ProClarity Server reports – these are reports that have been published to ProClarity Analytics Server and then imported into a PerformancePoint dashboard. They are highly interactive.
Web Page reports – these are interactive Web pages from internal or external Web sites and displayed in a SharePoint Web Part. They generally relate to something else on the dashboard—a stock report, for example, or a weather report. A Web Page report will look like any other page on the Internet except that it is contained within a PerformancePoint dashboard.
Scorecards – these reports show performance by comparing actual results against target values. They use graphical images, called indicators, to demonstrate in a visual way, how well a specific item is performing. The indicators frequently appear in traffic light colors—red, yellow, and green, but you might also see arrows that show upward or downward trends, smiling or frowning faces, or other images that communicate results visually. Scorecards can also serve as data sources for KPI Details reports and strategy maps.
Strategy Maps – these reports are Microsoft Visio diagrams that are linked to PerformancePoint scorecards so they can display various performance measures at a glance. The shapes are connected to key performance indicators in the connected scorecards and their colors update automatically to reflect current performance.
KPI Details reports – these reports contain information about each key performance indicator (KPI) in a scorecard. A KPI Details report is always connected to a scorecard and its connected scorecard is always on the same dashboard page as the KPI Details report. The KPI Details report is not interactive. Its purpose is to help you understand how performance is being measured for each item that you see on a scorecard. However, the KPI Details report might seem interactive because it does update each time you click on a Target or Actual value in a scorecard.
To learn how to explore the data in PerformancePoint reports, see How to navigate PerformancePoint dashboards and explore data.
Web Part menus and right-click menus play a powerful role in PerformancePoint dashboards and Web Parts. Each Web Part has its own menu and each report is likely to have one or more right-click menus. By using these menus, you can fully explore the data in each report.
Web Part menus
The Web Part menu appears as a tiny triangle above a report. Clicking it opens a drop-down box that contains menu options for the Web Part that you are viewing. To locate it, you might have to mouse over the report until the drop-down image becomes visible.
In the following example, the Sales by Territory Web Part menu is in view and you can see that there are four options available to you for that Web Part. The ability to open the report in a new window is especially handy when you have a very large report in the Web Part.
Right-click menus offer many options and those options change, depending on the report type and the part of the report that you click. In the following example, right-clicking the report, some place other than directly on a bar, produces a menu that lets you apply various commands to the report. You can even change the type of report that you see.
If you click directly on the bar of this same report, however, you get a different right-click menu. As the following example shows, you can drill into data that is specific to a particular bar, filter its data, sort it, show greater detail, and more. You can do that for each bar on the chart.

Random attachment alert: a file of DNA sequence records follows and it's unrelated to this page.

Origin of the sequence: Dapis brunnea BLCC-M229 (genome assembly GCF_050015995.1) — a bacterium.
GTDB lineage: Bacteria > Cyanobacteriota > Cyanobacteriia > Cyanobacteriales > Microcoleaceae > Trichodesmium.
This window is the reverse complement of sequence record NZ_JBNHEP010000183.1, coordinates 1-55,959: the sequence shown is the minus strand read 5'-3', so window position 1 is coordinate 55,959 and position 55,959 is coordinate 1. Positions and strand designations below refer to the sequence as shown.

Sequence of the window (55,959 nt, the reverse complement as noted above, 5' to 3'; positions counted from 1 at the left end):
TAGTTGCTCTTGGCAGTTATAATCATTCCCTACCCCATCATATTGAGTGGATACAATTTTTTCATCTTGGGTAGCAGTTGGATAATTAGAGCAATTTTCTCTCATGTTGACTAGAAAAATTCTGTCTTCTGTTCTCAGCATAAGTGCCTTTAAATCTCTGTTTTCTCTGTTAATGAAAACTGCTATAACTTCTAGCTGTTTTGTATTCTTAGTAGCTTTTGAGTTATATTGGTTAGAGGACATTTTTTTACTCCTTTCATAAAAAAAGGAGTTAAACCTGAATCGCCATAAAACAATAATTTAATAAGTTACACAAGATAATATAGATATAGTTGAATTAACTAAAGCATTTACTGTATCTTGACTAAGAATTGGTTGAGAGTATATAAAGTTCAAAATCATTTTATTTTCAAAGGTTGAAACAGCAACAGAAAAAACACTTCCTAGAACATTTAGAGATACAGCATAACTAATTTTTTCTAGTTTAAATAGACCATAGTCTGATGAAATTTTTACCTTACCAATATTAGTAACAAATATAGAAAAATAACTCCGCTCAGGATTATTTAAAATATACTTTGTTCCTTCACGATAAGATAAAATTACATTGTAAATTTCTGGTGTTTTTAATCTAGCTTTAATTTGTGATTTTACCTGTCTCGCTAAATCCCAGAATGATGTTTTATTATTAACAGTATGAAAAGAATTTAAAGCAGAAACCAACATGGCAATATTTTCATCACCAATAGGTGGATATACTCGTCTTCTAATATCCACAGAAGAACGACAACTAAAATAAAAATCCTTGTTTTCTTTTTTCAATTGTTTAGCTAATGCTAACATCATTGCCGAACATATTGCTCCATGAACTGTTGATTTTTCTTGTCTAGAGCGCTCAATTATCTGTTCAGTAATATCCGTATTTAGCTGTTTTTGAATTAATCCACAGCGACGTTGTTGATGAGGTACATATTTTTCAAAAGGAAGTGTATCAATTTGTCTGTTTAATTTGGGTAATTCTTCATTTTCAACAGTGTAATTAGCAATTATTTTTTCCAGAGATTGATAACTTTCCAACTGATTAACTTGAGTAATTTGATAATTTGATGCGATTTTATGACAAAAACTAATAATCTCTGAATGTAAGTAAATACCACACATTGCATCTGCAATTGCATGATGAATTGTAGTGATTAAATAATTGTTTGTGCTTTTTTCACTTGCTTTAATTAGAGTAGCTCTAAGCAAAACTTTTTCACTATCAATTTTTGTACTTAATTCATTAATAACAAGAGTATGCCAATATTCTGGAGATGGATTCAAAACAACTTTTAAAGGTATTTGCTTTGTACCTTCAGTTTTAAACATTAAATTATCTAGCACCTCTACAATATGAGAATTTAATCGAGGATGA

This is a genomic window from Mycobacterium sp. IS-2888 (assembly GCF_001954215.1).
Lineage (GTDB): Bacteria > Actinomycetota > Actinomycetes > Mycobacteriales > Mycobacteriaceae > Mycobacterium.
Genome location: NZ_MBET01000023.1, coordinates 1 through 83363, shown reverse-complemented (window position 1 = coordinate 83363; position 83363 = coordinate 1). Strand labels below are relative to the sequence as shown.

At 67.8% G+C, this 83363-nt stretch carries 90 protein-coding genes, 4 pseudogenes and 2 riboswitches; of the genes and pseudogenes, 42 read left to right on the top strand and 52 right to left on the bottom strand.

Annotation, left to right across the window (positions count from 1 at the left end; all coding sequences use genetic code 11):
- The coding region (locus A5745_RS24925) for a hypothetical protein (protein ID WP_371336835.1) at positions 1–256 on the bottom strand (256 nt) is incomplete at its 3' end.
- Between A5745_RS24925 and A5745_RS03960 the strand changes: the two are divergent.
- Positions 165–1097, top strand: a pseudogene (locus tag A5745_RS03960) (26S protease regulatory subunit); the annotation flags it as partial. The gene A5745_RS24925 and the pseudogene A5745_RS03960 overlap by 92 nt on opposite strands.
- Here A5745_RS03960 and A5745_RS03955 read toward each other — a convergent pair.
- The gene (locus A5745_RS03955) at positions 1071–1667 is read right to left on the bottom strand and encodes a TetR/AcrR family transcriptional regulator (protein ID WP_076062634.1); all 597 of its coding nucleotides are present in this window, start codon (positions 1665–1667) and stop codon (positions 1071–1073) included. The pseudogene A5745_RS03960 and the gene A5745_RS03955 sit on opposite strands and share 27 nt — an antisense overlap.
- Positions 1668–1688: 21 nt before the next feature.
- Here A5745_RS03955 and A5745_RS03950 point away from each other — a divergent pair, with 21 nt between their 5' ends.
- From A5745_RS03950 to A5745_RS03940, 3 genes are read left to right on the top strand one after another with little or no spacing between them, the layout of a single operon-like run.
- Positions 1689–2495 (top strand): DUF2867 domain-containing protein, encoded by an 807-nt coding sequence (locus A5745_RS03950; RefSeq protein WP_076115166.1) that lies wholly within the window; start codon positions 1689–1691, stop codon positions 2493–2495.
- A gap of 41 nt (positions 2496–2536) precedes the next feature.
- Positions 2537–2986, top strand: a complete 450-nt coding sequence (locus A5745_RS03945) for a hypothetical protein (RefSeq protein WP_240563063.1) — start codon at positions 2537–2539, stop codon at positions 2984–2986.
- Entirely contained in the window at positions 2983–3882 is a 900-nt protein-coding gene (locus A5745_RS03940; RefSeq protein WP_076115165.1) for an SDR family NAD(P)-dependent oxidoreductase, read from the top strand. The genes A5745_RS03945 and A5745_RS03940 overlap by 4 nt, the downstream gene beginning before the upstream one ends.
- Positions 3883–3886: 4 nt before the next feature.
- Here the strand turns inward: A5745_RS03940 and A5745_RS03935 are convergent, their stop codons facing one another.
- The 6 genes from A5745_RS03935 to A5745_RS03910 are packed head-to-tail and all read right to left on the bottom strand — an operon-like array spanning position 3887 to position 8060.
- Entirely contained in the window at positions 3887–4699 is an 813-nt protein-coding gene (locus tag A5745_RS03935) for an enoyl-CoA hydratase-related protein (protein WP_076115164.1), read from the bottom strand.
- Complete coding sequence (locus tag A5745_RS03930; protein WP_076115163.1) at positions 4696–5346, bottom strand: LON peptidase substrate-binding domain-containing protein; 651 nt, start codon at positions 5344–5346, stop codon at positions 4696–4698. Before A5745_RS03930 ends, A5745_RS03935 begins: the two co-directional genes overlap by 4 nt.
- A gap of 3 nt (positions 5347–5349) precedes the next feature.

If you have a line chart, you can right-click a data point and find a similar menu.
Right-clicking an analytic grid produces a slightly different menu:
Essentially, it is a good idea to try right-clicking in any PerformancePoint report, and in various parts of the report, to find out what menu options you have available. If you change an analytic grid or chart to a different report type, your options might also change. Try working with PerformancePoint reports to see which options provide you with the view that you want and the data that you need.
Two types of filters can exist on a dashboard. The ones referred to here as “dashboard filters” usually appear at the top of a dashboard page or above an individual Web Part. Other filters, referred to in this article as “filters on right-click menus,” appear in some individual Web Parts when you right-click a report or an item in a report.
Dashboard filters are controls on a dashboard page that help you find the data that you need. Filters might apply to one or more reports on the dashboard page. If you select an item from a filter, watch the dashboard to see which reports update. For example, if the year is changed on the dashboard in the example at the beginning of the report, three of the four charts update. Only the pie chart remains unchanged.
Some dashboards have multiple filters. Each of those filters can be connected to the same reports or to different reports. The following report has two filters—one for Time and one for Geography. The Time filter is connected to all reports except the pie chart. The Geography filter is connected to the pie chart and the Sales Amounts analytic chart. The Time filter shows Year 2007 and the Geography filter shows Asia.
After changing the Time filter to Year 2008 and the Geography filter to Europe and North America, you can see that the Geography filter is applied to the Sales by Channel and Sales Amounts charts, while the Time filter is applied to the Sales Amounts by Promotion, Promotional Sales, and Sales Amounts charts.
Filters on right-click menus
Filters on the right-click menus filter data on specific reports, or section of reports, that you are exploring. They do not apply to the entire dashboard. The two types of filters available on the right-click menus are Top 10 and Value filters.
For more information about filters and filtering, see Use filters and linked items to view specific info and Use multiple filters to focus on specific information.